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Arterioscler Thromb Vasc Biol. 1999 Apr;19(4):1026-33.

Risk of venous thromboembolism and clinical manifestations in carriers of antithrombin, protein C, protein S deficiency, or activated protein C resistance: a multicenter collaborative family study.

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  • 1Angelo Bianchi Bonomi Hemophilia and Thrombosis Center, IRCCS Maggiore Hospital and University of Milan, Italy.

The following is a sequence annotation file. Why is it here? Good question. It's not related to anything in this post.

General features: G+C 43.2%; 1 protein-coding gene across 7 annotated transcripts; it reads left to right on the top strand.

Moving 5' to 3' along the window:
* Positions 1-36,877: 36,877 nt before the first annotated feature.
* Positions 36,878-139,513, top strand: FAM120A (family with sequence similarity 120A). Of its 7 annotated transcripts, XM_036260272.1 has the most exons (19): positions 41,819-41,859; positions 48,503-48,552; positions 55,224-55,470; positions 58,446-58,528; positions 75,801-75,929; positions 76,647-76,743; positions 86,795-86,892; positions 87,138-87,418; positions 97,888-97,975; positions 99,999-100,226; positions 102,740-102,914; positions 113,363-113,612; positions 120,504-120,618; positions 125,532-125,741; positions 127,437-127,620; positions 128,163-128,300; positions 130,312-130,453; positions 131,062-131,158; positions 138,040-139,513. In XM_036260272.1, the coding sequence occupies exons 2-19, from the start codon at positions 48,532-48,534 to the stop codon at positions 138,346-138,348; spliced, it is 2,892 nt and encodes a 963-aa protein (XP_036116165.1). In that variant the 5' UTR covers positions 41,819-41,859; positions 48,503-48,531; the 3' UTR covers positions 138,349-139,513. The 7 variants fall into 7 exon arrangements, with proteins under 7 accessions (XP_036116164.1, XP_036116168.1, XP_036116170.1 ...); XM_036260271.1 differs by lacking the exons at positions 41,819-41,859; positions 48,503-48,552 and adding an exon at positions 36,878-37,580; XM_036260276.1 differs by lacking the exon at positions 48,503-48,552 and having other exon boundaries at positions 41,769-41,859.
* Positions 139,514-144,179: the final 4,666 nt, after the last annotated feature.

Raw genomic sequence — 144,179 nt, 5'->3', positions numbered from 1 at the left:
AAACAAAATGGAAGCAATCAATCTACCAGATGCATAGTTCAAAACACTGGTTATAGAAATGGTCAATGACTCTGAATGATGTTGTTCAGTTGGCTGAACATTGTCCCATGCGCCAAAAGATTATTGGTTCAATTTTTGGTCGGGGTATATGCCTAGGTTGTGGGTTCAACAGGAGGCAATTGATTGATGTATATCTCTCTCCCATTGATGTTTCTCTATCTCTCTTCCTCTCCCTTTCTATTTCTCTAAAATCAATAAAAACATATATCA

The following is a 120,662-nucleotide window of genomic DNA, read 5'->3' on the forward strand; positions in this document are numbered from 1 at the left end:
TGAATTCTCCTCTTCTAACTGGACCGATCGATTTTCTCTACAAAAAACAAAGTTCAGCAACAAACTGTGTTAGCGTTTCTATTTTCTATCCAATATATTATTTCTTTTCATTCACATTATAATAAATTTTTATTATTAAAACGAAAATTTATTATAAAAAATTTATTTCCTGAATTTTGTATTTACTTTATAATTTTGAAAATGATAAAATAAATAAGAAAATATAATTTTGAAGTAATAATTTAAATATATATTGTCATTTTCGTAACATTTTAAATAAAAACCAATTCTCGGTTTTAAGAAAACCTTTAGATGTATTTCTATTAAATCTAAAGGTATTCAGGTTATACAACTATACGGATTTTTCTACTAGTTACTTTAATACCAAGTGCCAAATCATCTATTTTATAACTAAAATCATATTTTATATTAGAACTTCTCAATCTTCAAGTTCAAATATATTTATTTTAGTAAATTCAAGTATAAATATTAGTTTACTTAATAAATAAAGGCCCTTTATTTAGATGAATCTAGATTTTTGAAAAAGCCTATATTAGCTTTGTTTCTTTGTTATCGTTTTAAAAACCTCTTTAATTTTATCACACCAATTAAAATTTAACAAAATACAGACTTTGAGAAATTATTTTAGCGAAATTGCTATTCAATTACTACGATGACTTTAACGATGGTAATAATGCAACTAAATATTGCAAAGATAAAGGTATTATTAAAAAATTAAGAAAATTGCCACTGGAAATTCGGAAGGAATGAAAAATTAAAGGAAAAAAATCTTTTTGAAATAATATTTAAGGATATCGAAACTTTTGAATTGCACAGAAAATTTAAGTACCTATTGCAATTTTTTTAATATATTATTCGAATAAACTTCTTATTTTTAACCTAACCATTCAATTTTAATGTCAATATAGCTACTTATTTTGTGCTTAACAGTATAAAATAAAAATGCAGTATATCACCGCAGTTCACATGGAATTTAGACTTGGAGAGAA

Deficiencies of antithrombin (AT), protein C (PC) or protein S (PS), and activated protein C resistance (APCR) are very well-established coagulation defects predisposing to venous thromboembolism (VTE). We performed a retrospective cohort family study to assess the risk for VTE in individuals with AT, PC, or PS deficiency, or APCR. Five hundred thirteen relatives from 9 Italian centers were selected from 233 families in which the proband had had at least 1 episode of VTE. We calculated the incidence of VTE in the whole cohort and in the subgroups after stratification by age, sex, and defect. The overall incidence of VTE (per 100 patient-years) in the group of relatives was 0.52. It was 1.07 for AT, 0.54 for PC, 0.50 for PS, 0.30 for APCR, and 0.67 in the group with a double defect. The incidence was associated with age, but not with sex. The mean age at onset was between 30 and 40 years for all the coagulation defects. Women had the peak of incidence in the age range of 21 to 40 years, earlier than men. The lifetime risk for VTE was 4.4 for AT versus APCR, 2.6 for AT versus PS, 2.2 for AT versus PC, 1.9 for PC versus APCR, and 1.6 for PS versus APCR. AT deficiency seems to have a higher risk for VTE than the other genetic defects. There is a relation between age and occurrence of thrombosis for both men and women. The latter had the peak of incidence earlier than the former.

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